If there's one fact about maintenance, it's that everyone does something a little bit different and there's no one method that works for everyone. Someone on here also described maintenance as "yo-yo dieting on a very short string," which I've also found to be true. You're not going to see the same exact number on the scale every day, and that's okay. If it goes up more than you're comfortable with, eat less. If it goes down more than you're comfortable with, eat more. But expect to fluctuate several pounds in either direction pretty much all the time, so don't freak out if the scale goes up or down by 1-2lbs.

saef
02-08-2013, 06:48 PM
If there's one fact about maintenance, it's that everyone does something a little bit different and there's no one method that works for everyone. Someone on here also described maintenance as "yo-yo dieting on a very short string," which I've also found to be true. You're not going to see the same exact number on the scale every day, and that's okay. If it goes up more than you're comfortable with, eat less. If it goes down more than you're comfortable with, eat more. But expect to fluctuate several pounds in either direction pretty much all the time, so don't freak out if the scale goes up or down by 1-2lbs.

What Jessica said.

I didn't answer your first post because it had math in it. Seriously. I don't count calories because I don't want to constantly do math. When I did do math, I ended up counting obsessively and was not healthy. I've never worked out my exact allotment. Everyone works out his or her own way of doing this, and for me, I knew turning to spreadsheets or counting would lead to suppressed irritation and eventual failure.

My own personal program seems to be not to count but to choose my foods very strictly -- there's a lot of stuff that people here eat as occasional treats that I've decided I won't eat at all, ever again. I also have learned that isn't enough, that I have to control portions, which I do by eyeballing, as Jessica said. But really key to my strategy is exercising heavily. I may have to rethink that one day, but for now, that's what I do.

But most important of all -- which is why I've saved it for last -- is having my head in the game. Maintenance for me is also psychological, not just physical. It requires leading a heavily examined life, being honest with myself, keeping up with my antidepressants, with my therapist. I didn't get fat just because I ate too much or ate the wrong foods. I ate too much for a reason, and the reason was not as simple as liking food, often bad food. Really that's the part that I feel most comfortable with talking about here, so I rarely presume to talk to anyone about having a food scale or calculating calorie intake or measuring their wrist circumference or etc.

berryblondeboys
02-08-2013, 07:26 PM
Someone on here also described maintenance as "yo-yo dieting on a very short string," which I've also found to be true. You're not going to see the same exact number on the scale every day, and that's okay. If it goes up more than you're comfortable with, eat less. If it goes down more than you're comfortable with, eat more. But expect to fluctuate several pounds in either direction pretty much all the time, so don't freak out if the scale goes up or down by 1-2lbs.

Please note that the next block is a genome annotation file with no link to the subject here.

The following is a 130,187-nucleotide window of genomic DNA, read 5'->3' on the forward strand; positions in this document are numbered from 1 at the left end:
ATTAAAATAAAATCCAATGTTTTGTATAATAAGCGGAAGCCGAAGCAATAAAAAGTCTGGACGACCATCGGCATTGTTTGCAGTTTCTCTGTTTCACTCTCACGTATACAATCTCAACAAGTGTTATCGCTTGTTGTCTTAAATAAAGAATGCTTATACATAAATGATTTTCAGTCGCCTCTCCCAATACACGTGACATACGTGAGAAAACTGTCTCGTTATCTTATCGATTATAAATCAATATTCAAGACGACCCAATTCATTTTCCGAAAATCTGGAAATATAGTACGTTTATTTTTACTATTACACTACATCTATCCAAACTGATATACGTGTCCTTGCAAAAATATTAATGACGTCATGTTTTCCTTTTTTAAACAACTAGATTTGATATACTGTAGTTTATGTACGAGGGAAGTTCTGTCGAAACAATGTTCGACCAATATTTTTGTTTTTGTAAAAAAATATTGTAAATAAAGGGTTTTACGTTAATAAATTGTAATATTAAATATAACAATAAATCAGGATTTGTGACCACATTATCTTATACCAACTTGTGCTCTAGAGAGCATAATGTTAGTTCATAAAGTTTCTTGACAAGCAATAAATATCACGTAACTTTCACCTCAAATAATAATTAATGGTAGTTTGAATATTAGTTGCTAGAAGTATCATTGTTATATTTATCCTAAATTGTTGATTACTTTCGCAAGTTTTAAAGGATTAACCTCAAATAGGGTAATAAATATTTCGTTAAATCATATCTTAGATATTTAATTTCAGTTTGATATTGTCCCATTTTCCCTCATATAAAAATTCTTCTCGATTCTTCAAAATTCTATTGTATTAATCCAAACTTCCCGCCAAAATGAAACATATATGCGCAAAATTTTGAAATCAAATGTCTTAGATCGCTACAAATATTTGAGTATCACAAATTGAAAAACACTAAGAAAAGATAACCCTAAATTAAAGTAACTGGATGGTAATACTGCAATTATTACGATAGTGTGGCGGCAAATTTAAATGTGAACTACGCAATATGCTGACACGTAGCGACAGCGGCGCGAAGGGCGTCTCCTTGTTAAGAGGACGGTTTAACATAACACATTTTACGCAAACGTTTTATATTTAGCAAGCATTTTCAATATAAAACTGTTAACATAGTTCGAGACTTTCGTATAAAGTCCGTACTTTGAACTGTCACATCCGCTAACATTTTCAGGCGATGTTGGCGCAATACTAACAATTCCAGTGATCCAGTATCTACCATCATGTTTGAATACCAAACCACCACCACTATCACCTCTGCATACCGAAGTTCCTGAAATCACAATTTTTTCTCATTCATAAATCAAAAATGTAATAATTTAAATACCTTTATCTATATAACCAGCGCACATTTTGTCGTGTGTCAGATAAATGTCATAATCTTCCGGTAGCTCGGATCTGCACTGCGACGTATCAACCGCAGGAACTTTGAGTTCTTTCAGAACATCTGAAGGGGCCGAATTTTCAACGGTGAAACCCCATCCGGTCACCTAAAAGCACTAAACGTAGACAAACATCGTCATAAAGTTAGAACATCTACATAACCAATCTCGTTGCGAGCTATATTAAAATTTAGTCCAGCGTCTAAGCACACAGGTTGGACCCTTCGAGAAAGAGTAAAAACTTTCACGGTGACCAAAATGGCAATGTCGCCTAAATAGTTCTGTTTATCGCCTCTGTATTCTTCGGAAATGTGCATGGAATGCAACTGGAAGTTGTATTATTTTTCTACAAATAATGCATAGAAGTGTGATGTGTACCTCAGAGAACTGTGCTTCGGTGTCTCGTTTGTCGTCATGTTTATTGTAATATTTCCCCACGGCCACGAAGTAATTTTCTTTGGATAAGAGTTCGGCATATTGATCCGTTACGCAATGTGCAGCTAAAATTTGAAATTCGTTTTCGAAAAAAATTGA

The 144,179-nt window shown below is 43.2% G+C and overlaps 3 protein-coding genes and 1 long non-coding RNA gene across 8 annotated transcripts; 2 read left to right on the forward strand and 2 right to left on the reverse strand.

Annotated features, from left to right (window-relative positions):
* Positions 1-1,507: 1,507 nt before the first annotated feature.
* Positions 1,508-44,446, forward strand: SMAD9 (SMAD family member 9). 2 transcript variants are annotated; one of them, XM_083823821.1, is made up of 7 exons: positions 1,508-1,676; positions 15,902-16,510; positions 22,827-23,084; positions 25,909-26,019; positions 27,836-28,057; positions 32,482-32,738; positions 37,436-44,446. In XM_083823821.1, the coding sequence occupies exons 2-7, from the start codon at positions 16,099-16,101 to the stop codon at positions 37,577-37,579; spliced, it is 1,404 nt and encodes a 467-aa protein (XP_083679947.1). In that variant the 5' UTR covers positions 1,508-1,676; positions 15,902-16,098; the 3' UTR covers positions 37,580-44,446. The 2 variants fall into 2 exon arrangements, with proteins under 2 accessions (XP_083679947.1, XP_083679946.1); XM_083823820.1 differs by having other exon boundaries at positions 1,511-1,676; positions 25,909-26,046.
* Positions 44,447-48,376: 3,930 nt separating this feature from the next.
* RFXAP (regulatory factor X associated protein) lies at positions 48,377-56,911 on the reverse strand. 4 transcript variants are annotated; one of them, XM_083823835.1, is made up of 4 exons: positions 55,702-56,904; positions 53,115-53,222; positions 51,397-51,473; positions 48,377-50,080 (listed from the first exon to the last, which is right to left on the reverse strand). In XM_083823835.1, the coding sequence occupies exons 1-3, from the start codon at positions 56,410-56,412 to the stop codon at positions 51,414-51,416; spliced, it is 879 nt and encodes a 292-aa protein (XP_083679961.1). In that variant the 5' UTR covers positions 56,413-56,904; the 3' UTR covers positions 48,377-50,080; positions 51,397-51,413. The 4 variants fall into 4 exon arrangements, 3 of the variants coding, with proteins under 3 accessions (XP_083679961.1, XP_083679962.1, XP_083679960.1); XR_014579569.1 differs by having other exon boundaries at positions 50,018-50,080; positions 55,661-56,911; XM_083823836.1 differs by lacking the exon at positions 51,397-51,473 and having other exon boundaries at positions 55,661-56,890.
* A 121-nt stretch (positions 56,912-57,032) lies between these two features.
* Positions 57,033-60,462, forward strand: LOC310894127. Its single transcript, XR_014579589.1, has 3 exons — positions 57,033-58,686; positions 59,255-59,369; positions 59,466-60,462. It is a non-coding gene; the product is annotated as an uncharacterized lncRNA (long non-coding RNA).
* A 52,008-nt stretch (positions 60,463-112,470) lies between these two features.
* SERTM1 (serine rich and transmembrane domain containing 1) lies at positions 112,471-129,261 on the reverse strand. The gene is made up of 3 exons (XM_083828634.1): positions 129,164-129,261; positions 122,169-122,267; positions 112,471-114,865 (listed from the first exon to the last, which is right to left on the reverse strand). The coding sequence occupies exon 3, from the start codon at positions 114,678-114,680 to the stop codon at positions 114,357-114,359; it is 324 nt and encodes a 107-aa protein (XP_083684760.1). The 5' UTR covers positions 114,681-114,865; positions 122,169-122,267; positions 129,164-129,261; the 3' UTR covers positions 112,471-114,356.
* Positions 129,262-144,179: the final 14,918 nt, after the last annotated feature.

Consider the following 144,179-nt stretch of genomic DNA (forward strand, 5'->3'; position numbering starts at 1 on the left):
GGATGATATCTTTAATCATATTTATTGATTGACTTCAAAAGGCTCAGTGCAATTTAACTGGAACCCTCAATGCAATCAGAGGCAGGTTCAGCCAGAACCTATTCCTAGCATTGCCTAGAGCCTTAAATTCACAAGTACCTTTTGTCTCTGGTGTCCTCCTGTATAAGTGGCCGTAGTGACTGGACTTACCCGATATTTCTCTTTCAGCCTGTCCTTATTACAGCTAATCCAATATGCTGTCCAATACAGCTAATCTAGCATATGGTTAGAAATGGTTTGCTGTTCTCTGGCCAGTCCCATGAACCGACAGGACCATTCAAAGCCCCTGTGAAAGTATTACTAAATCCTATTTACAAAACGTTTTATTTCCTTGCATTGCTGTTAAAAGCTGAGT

This is the part that I don't quite understand -getting too low and needing to eat more. I have never 'been there' in my life, so is it possible to really eat too little? Wouldn't your body give you signals that it's actually starving (if you are beginning to weigh too little)?

Well, I just don't think that would ever happen to me, so I guess I don't have to figure it out.

saef
02-08-2013, 09:34 PM
This is the part that I don't quite understand -getting too low and needing to eat more. I have never 'been there' in my life, so is it possible to really eat too little? Wouldn't your body give you signals that it's actually starving (if you are beginning to weigh too little)?

Well, I just don't think that would ever happen to me, so I guess I don't have to figure it out.

The first time I lost weight, years ago, and went from about 235 pounds to 109 pounds at my lowest, I developed an eating disorder. And yeah, maybe my body gave me signals that my weight was too low, like low energy, always being freezing cold, losing my menses, my ribs showing badly and my arms getting stick-thin. But I didn't really "see" them, because of my eating disorder, exactly as I think the people on "Hoarders" often don't see what a mess they're living in. It's possible to ignore the signals one's body gives. Body dysmorphia, which many people on this site post about, could also cause one to miss some signals. That's how it could happen.

dstalksalot
02-12-2013, 11:21 AM
I am about 10 pounds away from calling goal. I am starting to fret about it as well....and I should just chill and think about fluffy puppies.

I think once I get a tad closer I will be able to assess better what I need to do judging on the calories I will be currently eating at that time to lose and how I feel.( I have been gradually decreasing as I lose through a phone ap) I think you have the right idea by increasing slowly. I plan on increasing my calories by 100 a day once a month when I get within 3 pounds of my goal...or my upper red line goal. In theory I should still be losing at a very slow pace at that point and will decrease cals slightly or even out according to my results for those first couple of months.